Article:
Why does he have a Charisma of 13? You said all 0-level characters had stats of 10 or 11? I did, but any racial bonuses are taken into account. A Pathfinder human has a +2 to one ability score of his choice; this guy wanted to be a bit more charismatic than most people.

What weapons and armor is this guy proficient in? None, save for his unarmed strike (which everyone is always proficient in). Real proficiencies are reserved for people who actually gain a level in something.

Why is his Challenge Rating 1/8? Because that’s the lowest CR possible for a Pathfinder character. Simply put, this guy is about as unthreatening as you can possibly make a creature, short of removing things like the ability to attack altogether. As such, he deserves the lowest CR imaginable, since he’d never be able to seriously threaten a 1st-level character.

Can I play a 0-level PC? You can…but it’s a really bad idea. For one thing, just playing such a weak character is an invitation to wind up with a dead PC. There’s virtually no creature in the Bestiary or anywhere else that couldn’t kill such a character in one hit. Moreover, it’s tricky to have a 0-level character and keep to things like “no remarkable ability scores” since PCs would end up rolling for those anyway once they hit 1st-level; and that leads us to the final question…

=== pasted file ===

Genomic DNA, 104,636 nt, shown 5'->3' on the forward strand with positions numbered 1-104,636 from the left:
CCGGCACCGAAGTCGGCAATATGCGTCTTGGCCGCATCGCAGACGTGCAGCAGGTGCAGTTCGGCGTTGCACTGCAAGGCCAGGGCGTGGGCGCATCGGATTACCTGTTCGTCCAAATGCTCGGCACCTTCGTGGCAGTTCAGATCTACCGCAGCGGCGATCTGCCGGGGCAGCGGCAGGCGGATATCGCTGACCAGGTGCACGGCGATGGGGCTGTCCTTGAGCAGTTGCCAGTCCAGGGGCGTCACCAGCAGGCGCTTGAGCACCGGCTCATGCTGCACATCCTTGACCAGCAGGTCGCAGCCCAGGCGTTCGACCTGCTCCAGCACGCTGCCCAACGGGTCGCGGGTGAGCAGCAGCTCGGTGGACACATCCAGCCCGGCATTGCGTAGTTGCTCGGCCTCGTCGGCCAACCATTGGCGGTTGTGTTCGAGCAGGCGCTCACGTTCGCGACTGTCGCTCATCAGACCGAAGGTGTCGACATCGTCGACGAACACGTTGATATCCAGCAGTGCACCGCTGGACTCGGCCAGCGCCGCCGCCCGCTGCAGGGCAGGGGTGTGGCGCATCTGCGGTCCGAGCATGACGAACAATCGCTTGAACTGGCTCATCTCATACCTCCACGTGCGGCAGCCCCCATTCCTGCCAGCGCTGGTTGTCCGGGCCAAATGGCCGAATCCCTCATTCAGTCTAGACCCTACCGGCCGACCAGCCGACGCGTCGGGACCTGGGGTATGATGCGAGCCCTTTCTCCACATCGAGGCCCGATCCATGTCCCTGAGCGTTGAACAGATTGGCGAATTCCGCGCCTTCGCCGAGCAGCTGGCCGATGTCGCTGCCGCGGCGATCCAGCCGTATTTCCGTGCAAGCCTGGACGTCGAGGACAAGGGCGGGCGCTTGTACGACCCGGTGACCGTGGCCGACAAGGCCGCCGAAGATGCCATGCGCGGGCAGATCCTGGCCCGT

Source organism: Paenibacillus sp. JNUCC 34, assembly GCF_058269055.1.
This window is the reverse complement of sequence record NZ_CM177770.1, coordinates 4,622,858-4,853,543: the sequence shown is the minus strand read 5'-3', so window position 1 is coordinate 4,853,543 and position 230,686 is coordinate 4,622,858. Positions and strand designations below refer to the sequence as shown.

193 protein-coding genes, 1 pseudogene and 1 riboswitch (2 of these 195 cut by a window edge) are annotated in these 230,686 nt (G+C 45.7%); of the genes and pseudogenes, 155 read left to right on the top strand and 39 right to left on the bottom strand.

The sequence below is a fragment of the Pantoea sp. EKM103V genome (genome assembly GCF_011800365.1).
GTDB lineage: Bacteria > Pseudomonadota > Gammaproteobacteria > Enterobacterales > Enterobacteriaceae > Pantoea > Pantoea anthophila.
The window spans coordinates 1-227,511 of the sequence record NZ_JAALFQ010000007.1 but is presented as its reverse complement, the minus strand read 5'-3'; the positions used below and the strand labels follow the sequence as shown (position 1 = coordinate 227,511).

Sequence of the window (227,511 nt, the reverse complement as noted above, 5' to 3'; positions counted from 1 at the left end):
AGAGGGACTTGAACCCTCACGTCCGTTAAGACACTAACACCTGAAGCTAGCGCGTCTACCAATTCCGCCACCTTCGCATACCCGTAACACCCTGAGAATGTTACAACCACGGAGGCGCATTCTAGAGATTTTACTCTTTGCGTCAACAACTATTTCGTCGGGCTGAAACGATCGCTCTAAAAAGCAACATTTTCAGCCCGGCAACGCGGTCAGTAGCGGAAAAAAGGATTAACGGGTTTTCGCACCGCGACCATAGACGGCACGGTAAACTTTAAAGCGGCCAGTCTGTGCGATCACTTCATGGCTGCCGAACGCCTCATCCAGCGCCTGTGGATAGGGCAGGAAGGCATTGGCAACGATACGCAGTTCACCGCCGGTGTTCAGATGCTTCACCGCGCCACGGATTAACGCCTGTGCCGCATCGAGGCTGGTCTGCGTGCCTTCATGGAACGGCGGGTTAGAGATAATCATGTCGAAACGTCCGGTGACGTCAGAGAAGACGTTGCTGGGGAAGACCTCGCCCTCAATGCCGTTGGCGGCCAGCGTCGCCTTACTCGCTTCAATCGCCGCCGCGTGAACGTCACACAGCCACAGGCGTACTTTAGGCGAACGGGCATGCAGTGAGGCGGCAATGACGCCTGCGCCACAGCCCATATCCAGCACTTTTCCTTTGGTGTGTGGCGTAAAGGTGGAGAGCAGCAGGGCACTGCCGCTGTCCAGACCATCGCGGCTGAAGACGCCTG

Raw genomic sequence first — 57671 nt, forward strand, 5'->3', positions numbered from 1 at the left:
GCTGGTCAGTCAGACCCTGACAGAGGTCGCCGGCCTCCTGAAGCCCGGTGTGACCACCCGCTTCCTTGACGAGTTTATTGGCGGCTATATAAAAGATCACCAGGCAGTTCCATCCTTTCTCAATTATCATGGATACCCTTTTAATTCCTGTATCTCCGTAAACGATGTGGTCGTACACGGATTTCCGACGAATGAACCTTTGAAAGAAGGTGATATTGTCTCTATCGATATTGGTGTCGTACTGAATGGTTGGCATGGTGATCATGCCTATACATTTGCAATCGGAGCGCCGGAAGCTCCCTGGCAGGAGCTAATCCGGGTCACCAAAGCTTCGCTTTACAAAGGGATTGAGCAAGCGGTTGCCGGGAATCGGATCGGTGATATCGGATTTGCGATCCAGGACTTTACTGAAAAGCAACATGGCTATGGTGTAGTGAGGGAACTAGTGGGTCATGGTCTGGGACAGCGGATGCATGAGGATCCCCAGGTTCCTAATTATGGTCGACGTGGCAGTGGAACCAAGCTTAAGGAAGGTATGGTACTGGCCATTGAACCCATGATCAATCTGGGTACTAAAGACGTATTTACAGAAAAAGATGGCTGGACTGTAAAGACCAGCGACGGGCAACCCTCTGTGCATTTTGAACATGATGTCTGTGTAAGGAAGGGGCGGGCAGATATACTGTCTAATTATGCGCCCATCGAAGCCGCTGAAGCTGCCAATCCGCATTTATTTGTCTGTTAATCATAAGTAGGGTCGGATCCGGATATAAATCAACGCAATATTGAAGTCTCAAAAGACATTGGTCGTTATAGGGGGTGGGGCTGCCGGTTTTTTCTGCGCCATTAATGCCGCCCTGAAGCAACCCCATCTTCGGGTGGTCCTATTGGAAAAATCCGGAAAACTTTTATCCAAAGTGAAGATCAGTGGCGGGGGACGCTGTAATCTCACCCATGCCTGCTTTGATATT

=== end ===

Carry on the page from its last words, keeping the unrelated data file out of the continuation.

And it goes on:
How much XP does it take for a 0-level character to hit 1st-level? This is a tricky one, since normal 1st-level characters start off with 0 XP. Strictly speaking, I’d say a 0-level character shouldn’t be able to gain XP; they’re the background characters, the ones who don’t count for anything in any regard, so the idea of them bettering themselves and growing stronger is counter-intuitive.

That said, if you really want a value to level-up one of these guys, I recommend having them reach 1st-level at 50 XP – this is the value of another CR 1/8 creature (and hence, the value of another 0-level NPC). The implication here is that killing someone is enough to make you hit 1st-level; a grim message, though an apropos one for games like Pathfinder, which can be summarized as “kill things and take their stuff.” A quick tip though – if you have PCs going this route, don’t let them gain XP from doing dinky things like finding the most non-threatening animal they can (e.g. a chicken) and killing it for its XP.